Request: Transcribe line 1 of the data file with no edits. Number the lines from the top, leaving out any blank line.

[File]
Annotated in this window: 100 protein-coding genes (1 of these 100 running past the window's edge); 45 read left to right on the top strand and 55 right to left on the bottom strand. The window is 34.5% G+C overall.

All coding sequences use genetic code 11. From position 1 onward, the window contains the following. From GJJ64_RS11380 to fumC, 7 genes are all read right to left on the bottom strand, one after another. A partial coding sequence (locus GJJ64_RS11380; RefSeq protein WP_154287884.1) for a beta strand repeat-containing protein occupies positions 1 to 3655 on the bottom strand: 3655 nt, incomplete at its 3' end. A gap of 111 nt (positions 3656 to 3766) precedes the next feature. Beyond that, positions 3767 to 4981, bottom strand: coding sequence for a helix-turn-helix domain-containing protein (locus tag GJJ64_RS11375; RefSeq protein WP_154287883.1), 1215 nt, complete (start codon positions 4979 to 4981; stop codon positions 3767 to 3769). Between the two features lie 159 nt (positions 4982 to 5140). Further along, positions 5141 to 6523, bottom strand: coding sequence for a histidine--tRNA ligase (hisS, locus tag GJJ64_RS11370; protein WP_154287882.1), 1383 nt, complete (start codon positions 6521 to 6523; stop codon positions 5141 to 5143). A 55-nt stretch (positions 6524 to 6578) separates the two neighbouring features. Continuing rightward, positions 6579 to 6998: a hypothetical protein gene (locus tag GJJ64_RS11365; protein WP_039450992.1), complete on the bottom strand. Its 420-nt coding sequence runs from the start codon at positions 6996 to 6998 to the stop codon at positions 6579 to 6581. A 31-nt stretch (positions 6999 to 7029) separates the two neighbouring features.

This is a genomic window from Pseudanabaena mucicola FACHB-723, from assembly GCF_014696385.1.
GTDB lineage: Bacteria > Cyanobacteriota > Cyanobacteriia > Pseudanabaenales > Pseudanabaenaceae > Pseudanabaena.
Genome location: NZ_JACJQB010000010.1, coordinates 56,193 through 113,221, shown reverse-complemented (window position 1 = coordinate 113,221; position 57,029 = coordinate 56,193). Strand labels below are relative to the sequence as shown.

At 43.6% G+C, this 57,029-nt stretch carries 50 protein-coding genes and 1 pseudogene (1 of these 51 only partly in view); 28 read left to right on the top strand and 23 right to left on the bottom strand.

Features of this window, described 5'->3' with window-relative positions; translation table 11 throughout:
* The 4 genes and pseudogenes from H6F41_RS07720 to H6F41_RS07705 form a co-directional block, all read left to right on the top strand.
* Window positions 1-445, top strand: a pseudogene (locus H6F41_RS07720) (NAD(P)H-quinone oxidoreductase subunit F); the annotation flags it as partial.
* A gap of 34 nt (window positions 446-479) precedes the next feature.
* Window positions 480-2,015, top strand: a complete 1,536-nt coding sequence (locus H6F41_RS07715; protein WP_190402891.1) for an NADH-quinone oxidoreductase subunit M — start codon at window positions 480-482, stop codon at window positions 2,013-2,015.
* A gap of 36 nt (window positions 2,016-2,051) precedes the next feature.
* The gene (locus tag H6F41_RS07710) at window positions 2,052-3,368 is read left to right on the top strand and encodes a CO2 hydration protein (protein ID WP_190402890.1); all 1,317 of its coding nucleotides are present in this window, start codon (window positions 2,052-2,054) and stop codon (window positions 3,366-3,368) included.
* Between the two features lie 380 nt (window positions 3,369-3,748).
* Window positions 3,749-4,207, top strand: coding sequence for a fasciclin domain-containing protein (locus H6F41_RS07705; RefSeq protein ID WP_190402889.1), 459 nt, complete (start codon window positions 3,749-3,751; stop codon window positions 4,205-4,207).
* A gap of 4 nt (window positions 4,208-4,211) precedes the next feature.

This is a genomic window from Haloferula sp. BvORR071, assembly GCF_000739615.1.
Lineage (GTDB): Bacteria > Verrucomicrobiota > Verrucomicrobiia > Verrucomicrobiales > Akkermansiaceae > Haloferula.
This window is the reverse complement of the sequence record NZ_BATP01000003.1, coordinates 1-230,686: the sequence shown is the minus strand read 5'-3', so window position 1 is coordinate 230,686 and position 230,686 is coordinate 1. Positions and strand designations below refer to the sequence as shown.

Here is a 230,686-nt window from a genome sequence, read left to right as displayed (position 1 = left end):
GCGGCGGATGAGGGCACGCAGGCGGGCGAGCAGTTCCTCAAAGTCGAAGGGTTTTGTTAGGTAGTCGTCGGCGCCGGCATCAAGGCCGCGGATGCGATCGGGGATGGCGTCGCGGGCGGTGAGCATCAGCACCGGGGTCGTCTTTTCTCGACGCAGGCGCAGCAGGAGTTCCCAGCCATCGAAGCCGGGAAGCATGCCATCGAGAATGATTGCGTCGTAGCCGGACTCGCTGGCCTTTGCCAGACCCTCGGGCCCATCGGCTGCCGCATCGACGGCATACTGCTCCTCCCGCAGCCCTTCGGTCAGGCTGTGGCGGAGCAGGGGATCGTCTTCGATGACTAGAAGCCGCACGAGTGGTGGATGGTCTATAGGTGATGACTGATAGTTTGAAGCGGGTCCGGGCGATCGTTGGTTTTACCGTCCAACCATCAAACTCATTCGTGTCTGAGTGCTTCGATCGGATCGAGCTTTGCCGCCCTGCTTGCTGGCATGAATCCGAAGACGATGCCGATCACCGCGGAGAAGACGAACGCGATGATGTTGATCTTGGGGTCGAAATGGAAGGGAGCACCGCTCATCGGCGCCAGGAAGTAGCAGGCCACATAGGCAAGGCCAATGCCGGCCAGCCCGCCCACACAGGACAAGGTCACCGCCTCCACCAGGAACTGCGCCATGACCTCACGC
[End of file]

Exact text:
Annotated in this window: 100 protein-coding genes (1 of these 100 running past the window's edge); 45 read left to right on the top strand and 55 right to left on the bottom strand. The window is 34.5% G+C overall.